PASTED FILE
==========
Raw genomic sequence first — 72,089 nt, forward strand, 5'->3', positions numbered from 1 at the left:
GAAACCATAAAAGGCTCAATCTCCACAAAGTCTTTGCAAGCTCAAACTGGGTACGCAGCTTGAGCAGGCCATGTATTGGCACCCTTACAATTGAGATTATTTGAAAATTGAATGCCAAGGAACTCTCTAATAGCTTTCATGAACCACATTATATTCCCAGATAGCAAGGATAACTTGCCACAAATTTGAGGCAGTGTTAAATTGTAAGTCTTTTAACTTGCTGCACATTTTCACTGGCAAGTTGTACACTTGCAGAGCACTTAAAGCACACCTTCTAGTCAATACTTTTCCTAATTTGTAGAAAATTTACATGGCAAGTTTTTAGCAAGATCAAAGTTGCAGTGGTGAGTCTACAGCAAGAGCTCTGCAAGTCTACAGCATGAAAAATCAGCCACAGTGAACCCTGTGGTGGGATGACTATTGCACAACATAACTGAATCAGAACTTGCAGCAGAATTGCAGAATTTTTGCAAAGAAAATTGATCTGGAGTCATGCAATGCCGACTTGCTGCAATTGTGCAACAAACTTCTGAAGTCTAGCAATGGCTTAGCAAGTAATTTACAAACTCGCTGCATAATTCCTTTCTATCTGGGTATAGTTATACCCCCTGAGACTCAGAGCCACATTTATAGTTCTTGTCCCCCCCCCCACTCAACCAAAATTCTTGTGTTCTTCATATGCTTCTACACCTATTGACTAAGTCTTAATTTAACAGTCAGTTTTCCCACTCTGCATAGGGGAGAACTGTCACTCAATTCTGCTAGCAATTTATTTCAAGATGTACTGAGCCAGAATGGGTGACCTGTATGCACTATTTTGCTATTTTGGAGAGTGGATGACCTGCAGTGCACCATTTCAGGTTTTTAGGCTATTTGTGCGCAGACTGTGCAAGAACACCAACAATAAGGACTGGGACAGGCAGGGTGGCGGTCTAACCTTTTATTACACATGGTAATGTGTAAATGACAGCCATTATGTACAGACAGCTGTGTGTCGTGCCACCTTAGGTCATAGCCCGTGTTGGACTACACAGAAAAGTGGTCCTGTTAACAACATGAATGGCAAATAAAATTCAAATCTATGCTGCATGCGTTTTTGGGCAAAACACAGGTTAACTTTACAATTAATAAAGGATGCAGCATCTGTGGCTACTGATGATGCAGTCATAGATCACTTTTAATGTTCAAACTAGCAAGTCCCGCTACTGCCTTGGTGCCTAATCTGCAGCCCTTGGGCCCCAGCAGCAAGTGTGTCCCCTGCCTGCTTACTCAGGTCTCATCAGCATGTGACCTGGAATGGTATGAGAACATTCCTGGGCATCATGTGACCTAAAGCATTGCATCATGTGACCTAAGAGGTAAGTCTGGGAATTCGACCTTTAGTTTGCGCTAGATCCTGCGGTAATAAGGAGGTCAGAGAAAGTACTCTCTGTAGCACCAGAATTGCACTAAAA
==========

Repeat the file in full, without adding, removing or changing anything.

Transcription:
Raw genomic sequence first — 72,089 nt, forward strand, 5'->3', positions numbered from 1 at the left:
GAAACCATAAAAGGCTCAATCTCCACAAAGTCTTTGCAAGCTCAAACTGGGTACGCAGCTTGAGCAGGCCATGTATTGGCACCCTTACAATTGAGATTATTTGAAAATTGAATGCCAAGGAACTCTCTAATAGCTTTCATGAACCACATTATATTCCCAGATAGCAAGGATAACTTGCCACAAATTTGAGGCAGTGTTAAATTGTAAGTCTTTTAACTTGCTGCACATTTTCACTGGCAAGTTGTACACTTGCAGAGCACTTAAAGCACACCTTCTAGTCAATACTTTTCCTAATTTGTAGAAAATTTACATGGCAAGTTTTTAGCAAGATCAAAGTTGCAGTGGTGAGTCTACAGCAAGAGCTCTGCAAGTCTACAGCATGAAAAATCAGCCACAGTGAACCCTGTGGTGGGATGACTATTGCACAACATAACTGAATCAGAACTTGCAGCAGAATTGCAGAATTTTTGCAAAGAAAATTGATCTGGAGTCATGCAATGCCGACTTGCTGCAATTGTGCAACAAACTTCTGAAGTCTAGCAATGGCTTAGCAAGTAATTTACAAACTCGCTGCATAATTCCTTTCTATCTGGGTATAGTTATACCCCCTGAGACTCAGAGCCACATTTATAGTTCTTGTCCCCCCCCCCACTCAACCAAAATTCTTGTGTTCTTCATATGCTTCTACACCTATTGACTAAGTCTTAATTTAACAGTCAGTTTTCCCACTCTGCATAGGGGAGAACTGTCACTCAATTCTGCTAGCAATTTATTTCAAGATGTACTGAGCCAGAATGGGTGACCTGTATGCACTATTTTGCTATTTTGGAGAGTGGATGACCTGCAGTGCACCATTTCAGGTTTTTAGGCTATTTGTGCGCAGACTGTGCAAGAACACCAACAATAAGGACTGGGACAGGCAGGGTGGCGGTCTAACCTTTTATTACACATGGTAATGTGTAAATGACAGCCATTATGTACAGACAGCTGTGTGTCGTGCCACCTTAGGTCATAGCCCGTGTTGGACTACACAGAAAAGTGGTCCTGTTAACAACATGAATGGCAAATAAAATTCAAATCTATGCTGCATGCGTTTTTGGGCAAAACACAGGTTAACTTTACAATTAATAAAGGATGCAGCATCTGTGGCTACTGATGATGCAGTCATAGATCACTTTTAATGTTCAAACTAGCAAGTCCCGCTACTGCCTTGGTGCCTAATCTGCAGCCCTTGGGCCCCAGCAGCAAGTGTGTCCCCTGCCTGCTTACTCAGGTCTCATCAGCATGTGACCTGGAATGGTATGAGAACATTCCTGGGCATCATGTGACCTAAAGCATTGCATCATGTGACCTAAGAGGTAAGTCTGGGAATTCGACCTTTAGTTTGCGCTAGATCCTGCGGTAATAAGGAGGTCAGAGAAAGTACTCTCTGTAGCACCAGAATTGCACTAAAA